Journeys of Rediscovery

Published: Sat 2 Dec 2006 12:40 AM
Journeys of Rediscovery
Following the grand opening of Vaka Moana the Auckland Museum brings you three of the Navigational giants from Aotearoa and the Pacific. Join us to meet Matahi Brightwell, Hector Busby and Ben Finney and hear about their re-enactment explorations and journeys of rediscovery. All three will be available for interviews.
Please ring or email Michelle Lafferty at elephant publicity to arrange: Ph: 3684180 / 027 2956450
Matahi Brightwell Tohunga Tarai Waka
Wednesday 13 December 4pm
Free with Vaka Moana exhibition entry ticket
Or $10 and $5 members
Matahi Brightwell traces his lineage directly back to Rakataura, builder of the Tainui waka, and master navigators who explored the Pacific and made the islands home thousands of years ago.
He is Ngati Toa Rangatira, Ngati Huia, Rongowhakaata, Ngati Whakaaue, Ngapuhi, Ngati Tuwharetoa and Ngati Porou.
Matahi Brightwell is a Tohunga Tarai Waka and taught at Takapuwahia marae in Toa Rangatira Wananga (1973-1981). He is currently working on the Hawaiki Nui 2 project in Moorea, French Polynesia. This double-hulled canoe will be sailing to Chile to re-enact one of the many great voyages of the ancestors. Matahi has been instrumental in the revival of traditional methods in building, navigating and sailing and is well regarded for his facilitation of waka ama wananga throughout the Pacific.
In this lecture, Matahi will focus on the genetic charts which trace the common ancestry though the islands of Tahiti, the Cook Islands and Te Ika a Maui.
The Way to Tahiti – Ke Ala i Kahiki
Ben Finney Nautical Anthropologist
Thursday 14 December 7pm
$10 and $5 members
Nautical anthropologist Ben Finney tells of his experiences in building vaka moana (voyaging canoes) and sailing them over ancient sea routes, and in nurturing and chronicling the voyaging renaissance that has followed.
Professor Emeritus Ben Finney has been teaching at the University of Hawai’i since 1970, and has also taught at the University of French Polynesia, Australian National University, International Space University and the University of California at Santa Barbara. He obtained a M.A. in anthropology at the University of Hawai’i (1959) and a Ph.D. in anthropology at Harvard University (1964).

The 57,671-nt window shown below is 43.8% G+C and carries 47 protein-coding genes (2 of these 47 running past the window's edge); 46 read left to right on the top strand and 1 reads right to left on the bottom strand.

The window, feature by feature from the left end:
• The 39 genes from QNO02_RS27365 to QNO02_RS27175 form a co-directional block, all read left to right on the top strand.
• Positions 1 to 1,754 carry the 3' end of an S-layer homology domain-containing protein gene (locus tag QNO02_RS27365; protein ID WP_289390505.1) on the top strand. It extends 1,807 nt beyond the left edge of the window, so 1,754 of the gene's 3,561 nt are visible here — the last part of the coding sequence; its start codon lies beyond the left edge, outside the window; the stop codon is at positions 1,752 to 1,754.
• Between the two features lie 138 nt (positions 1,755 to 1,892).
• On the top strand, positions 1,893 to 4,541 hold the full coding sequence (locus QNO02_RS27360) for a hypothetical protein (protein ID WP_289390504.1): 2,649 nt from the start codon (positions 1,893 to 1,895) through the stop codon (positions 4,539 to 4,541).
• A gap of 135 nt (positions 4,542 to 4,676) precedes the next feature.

He has received many prestigious awards for his research on both ancient seafaring and modern spacefaring, which has taken him throughout Polynesia and Micronesia, as well as to more exotic places such as NASA’s Johnson Space Center and Russia’s Star City. In 1985 he built Nalehia, his first ocean sailing canoe, and in 1973 founded the Polynesian Voyaging Society to build the voyaging canoe Hokule’a and sail her to Tahiti to challenge armchair theorists who claimed that Polynesians could not have deliberately made long voyages. In 1985 he sailed aboard Hokule’a to Aotearoa, where he and his crewmates were welcomed at the Marae Waitangi.
Film Screening and Talk by Hekenukumai Busby
Kupe: Voyaging by the Stars (1993) 50min
Friday 15 December 7.30pm
Saturday 16 December 3pm
Free with Vaka Moana exhibition entry ticket
Or $10 and $5 members.. Bookings essential. Phone 09 306 7048
An opportunity to meet Hector Busby and view the exhibition prior to the documentary screening.
In collaboration with NZ Film Archive, Auckland Museum is proud to screen ‘Kupe: Voyaging by the Stars’. Hekenukumai Busby rediscovers ancient star navigation traditions during a 1,800 mile ocean voyage in his traditional double-hulled waka, Te Aurere, retracing the path of early explorer Kupe a thousand years earlier across the Pacific Ocean to Aotearoa. The design of Te Aurere is based on the Hokulea from Hawaii, whose skipper Nainoa Thompson and his star navigator teacher, Mau Piailug both assist with designing and building the waka. Director: Peter Turei, Producer: Ian John, Production Company: Nimrod Films

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